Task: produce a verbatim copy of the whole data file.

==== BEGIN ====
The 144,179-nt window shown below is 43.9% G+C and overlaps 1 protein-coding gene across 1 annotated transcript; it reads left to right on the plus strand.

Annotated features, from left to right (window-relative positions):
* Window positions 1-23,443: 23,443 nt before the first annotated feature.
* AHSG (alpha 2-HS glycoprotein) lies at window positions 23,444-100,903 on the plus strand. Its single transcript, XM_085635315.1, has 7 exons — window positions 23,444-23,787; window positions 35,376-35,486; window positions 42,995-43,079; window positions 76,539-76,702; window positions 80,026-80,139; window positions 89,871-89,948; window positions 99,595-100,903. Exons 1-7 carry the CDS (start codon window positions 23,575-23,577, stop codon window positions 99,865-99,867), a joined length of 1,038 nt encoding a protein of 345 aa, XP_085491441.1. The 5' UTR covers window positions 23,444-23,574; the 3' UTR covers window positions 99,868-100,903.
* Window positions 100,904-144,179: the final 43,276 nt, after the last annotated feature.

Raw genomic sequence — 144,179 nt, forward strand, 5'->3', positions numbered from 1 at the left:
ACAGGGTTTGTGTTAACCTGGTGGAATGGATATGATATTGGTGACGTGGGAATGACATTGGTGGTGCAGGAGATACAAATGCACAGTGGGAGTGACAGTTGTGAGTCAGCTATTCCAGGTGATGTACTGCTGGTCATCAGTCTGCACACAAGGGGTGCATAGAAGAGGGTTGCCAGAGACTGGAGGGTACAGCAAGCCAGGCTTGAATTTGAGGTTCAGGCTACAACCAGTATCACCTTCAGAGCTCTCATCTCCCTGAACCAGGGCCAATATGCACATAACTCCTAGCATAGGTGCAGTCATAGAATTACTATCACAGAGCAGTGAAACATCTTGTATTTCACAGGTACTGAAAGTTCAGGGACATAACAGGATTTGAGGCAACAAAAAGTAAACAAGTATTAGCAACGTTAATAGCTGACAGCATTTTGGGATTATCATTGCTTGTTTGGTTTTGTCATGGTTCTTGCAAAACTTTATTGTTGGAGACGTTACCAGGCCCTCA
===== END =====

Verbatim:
The 144,179-nt window shown below is 43.9% G+C and overlaps 1 protein-coding gene across 1 annotated transcript; it reads left to right on the plus strand.

Annotated features, from left to right (window-relative positions):
* Window positions 1-23,443: 23,443 nt before the first annotated feature.
* AHSG (alpha 2-HS glycoprotein) lies at window positions 23,444-100,903 on the plus strand. Its single transcript, XM_085635315.1, has 7 exons — window positions 23,444-23,787; window positions 35,376-35,486; window positions 42,995-43,079; window positions 76,539-76,702; window positions 80,026-80,139; window positions 89,871-89,948; window positions 99,595-100,903. Exons 1-7 carry the CDS (start codon window positions 23,575-23,577, stop codon window positions 99,865-99,867), a joined length of 1,038 nt encoding a protein of 345 aa, XP_085491441.1. The 5' UTR covers window positions 23,444-23,574; the 3' UTR covers window positions 99,868-100,903.
* Window positions 100,904-144,179: the final 43,276 nt, after the last annotated feature.

Raw genomic sequence — 144,179 nt, forward strand, 5'->3', positions numbered from 1 at the left:
ACAGGGTTTGTGTTAACCTGGTGGAATGGATATGATATTGGTGACGTGGGAATGACATTGGTGGTGCAGGAGATACAAATGCACAGTGGGAGTGACAGTTGTGAGTCAGCTATTCCAGGTGATGTACTGCTGGTCATCAGTCTGCACACAAGGGGTGCATAGAAGAGGGTTGCCAGAGACTGGAGGGTACAGCAAGCCAGGCTTGAATTTGAGGTTCAGGCTACAACCAGTATCACCTTCAGAGCTCTCATCTCCCTGAACCAGGGCCAATATGCACATAACTCCTAGCATAGGTGCAGTCATAGAATTACTATCACAGAGCAGTGAAACATCTTGTATTTCACAGGTACTGAAAGTTCAGGGACATAACAGGATTTGAGGCAACAAAAAGTAAACAAGTATTAGCAACGTTAATAGCTGACAGCATTTTGGGATTATCATTGCTTGTTTGGTTTTGTCATGGTTCTTGCAAAACTTTATTGTTGGAGACGTTACCAGGCCCTCA